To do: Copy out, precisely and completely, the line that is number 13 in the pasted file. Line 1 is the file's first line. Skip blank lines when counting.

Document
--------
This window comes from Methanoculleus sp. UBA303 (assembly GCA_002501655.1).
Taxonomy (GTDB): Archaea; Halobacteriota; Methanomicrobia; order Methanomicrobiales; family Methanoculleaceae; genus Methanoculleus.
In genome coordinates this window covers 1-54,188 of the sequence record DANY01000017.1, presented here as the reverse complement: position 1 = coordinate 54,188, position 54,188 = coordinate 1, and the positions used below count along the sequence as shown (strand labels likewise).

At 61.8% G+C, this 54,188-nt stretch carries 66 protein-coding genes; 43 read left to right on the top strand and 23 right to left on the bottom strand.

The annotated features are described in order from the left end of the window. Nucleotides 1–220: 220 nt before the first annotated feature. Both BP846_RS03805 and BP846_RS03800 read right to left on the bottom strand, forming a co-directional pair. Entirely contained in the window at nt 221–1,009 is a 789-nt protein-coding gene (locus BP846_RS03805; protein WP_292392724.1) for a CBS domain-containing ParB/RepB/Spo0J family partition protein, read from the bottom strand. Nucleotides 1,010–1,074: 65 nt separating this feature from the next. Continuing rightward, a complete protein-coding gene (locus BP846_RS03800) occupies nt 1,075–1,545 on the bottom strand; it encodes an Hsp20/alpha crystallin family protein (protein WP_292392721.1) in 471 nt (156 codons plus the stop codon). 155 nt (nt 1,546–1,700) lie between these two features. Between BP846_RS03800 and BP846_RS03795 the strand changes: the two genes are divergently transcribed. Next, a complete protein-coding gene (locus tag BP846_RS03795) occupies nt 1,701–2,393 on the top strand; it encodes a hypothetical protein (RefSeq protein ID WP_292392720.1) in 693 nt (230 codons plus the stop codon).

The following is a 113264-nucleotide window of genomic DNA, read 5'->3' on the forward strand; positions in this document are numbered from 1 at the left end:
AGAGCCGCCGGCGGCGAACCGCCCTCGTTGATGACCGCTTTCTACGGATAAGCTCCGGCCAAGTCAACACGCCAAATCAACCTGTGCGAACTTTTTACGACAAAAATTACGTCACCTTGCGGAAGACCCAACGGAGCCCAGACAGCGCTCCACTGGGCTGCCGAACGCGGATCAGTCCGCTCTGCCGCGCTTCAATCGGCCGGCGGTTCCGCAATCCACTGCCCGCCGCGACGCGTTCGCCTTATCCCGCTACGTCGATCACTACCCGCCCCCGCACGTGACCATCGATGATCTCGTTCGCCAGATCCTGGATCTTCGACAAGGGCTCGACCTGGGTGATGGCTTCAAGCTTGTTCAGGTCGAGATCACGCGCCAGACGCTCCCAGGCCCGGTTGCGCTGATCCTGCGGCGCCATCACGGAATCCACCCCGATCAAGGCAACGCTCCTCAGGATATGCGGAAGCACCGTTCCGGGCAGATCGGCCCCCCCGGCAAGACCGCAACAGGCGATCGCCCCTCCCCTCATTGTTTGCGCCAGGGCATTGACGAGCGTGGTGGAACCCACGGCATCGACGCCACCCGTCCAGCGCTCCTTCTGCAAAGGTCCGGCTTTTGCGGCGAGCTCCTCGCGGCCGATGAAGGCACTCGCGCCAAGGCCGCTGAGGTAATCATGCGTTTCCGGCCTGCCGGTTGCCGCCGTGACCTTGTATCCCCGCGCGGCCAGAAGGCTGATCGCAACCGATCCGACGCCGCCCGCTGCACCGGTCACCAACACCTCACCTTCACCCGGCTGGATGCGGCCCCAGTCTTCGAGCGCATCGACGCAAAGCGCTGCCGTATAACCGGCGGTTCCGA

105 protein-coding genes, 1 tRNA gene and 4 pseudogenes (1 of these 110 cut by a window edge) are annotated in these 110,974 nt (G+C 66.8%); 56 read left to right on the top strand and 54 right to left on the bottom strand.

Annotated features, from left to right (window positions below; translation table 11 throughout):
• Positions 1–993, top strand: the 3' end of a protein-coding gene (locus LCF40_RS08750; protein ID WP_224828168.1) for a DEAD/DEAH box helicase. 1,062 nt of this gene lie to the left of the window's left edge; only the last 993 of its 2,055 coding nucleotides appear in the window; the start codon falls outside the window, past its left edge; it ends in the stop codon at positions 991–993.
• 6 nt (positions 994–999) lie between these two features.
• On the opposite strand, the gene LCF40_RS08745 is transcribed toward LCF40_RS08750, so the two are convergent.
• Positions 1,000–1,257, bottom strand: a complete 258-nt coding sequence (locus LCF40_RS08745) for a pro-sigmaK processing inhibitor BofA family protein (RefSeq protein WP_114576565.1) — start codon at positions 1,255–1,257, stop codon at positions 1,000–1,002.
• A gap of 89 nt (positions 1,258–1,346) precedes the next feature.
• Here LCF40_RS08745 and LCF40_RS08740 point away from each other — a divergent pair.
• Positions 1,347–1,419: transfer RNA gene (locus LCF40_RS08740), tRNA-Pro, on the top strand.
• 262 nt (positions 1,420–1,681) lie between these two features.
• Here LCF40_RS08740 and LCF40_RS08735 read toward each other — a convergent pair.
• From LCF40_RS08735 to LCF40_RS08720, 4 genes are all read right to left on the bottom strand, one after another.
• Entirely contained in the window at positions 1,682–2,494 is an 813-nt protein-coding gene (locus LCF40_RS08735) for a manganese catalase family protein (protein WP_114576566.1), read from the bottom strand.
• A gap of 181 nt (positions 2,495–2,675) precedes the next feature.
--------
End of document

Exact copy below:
• Positions 1,000–1,257, bottom strand: a complete 258-nt coding sequence (locus LCF40_RS08745) for a pro-sigmaK processing inhibitor BofA family protein (RefSeq protein WP_114576565.1) — start codon at positions 1,255–1,257, stop codon at positions 1,000–1,002.